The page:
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For those who consider themselves sober curious, or who simply want more awareness around their drinking, understanding and then applying mindfulness around alcohol use is helpful. Mindful drinking can include: 

  • Consuming your beverage more slowly
  • Limiting yourself to one drink per hour
  • Alternating with water or other nonalcoholic drinks 

An example of goal setting in this case could therefore be:

“I will alternate every alcoholic drink I have with water, and have only one alcoholic drink per hour, with no more than 3 drinks on any occasion, over the next month.”

Ultimately, assessing your relationship with alcohol and the role it plays in your life is helpful in and of itself. Completing a cost/benefit analysis (or a pros/cons list) can be useful too. You could compare your current drinking patterns and their impacts on your life vs. reducing or eliminating alcohol for a period of time.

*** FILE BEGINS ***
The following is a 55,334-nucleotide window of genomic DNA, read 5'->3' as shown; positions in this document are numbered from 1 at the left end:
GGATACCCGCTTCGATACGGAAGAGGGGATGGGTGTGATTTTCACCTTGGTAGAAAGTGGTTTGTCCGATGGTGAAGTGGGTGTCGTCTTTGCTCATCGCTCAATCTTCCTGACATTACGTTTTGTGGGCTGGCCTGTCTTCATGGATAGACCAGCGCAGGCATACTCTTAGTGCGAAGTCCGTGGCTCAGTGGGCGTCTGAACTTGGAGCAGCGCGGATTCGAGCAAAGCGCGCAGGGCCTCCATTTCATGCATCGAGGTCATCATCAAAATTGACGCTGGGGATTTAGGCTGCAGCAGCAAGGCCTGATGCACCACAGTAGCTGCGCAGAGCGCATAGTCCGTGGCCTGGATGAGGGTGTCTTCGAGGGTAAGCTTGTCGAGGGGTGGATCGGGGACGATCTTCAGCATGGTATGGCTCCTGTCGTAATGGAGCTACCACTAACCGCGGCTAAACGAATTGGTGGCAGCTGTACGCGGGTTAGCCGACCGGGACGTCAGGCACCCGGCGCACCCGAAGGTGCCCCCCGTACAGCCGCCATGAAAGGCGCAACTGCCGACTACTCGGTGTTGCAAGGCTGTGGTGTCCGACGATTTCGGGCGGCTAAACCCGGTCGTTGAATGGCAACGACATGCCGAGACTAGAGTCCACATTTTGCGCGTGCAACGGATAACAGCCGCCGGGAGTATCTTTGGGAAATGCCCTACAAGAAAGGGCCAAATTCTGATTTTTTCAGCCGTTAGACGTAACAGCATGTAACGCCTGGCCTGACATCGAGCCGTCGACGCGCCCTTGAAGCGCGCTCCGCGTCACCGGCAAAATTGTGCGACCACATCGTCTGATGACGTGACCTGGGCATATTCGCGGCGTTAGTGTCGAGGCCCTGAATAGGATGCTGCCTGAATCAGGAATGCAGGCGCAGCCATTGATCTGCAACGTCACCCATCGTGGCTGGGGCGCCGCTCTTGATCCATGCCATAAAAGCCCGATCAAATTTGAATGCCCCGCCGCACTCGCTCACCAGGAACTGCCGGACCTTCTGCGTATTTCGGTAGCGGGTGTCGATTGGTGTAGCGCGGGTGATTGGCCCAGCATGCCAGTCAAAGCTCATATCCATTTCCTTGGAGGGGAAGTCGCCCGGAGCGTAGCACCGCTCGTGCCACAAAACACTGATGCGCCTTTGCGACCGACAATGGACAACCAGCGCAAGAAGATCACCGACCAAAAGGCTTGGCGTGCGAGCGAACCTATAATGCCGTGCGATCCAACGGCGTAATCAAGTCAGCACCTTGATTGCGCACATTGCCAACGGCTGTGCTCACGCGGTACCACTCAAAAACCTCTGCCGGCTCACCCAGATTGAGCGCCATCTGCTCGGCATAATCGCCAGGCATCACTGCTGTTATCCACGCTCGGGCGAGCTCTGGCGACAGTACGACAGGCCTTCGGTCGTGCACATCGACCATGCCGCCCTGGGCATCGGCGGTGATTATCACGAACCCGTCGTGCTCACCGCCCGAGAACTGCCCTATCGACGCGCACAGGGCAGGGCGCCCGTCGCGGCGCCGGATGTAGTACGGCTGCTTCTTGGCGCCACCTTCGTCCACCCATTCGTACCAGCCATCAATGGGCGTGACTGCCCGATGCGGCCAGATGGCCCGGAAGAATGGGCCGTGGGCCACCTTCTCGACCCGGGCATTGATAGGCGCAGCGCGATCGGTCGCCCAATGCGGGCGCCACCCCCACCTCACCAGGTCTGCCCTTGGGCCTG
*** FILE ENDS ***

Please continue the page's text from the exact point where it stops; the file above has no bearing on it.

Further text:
Support For Sticking With Your Recovery Goals

In closing, effective goal setting in recovery makes a huge difference in achieving change. The clearer you are about where you want to be, and the details of how you’ll get there, the easier it will be to stick with quitting or drinking less.

However, it’s important to recognize that the goal setting process is much more effective and thorough when done with healthy support. At Ria Health, our recovery coaches provide focused support on goal setting, and also act as your ally throughout the process of change. If you’re struggling to cut back on your own, book a call with one of our counselors to learn how we can help you along your journey.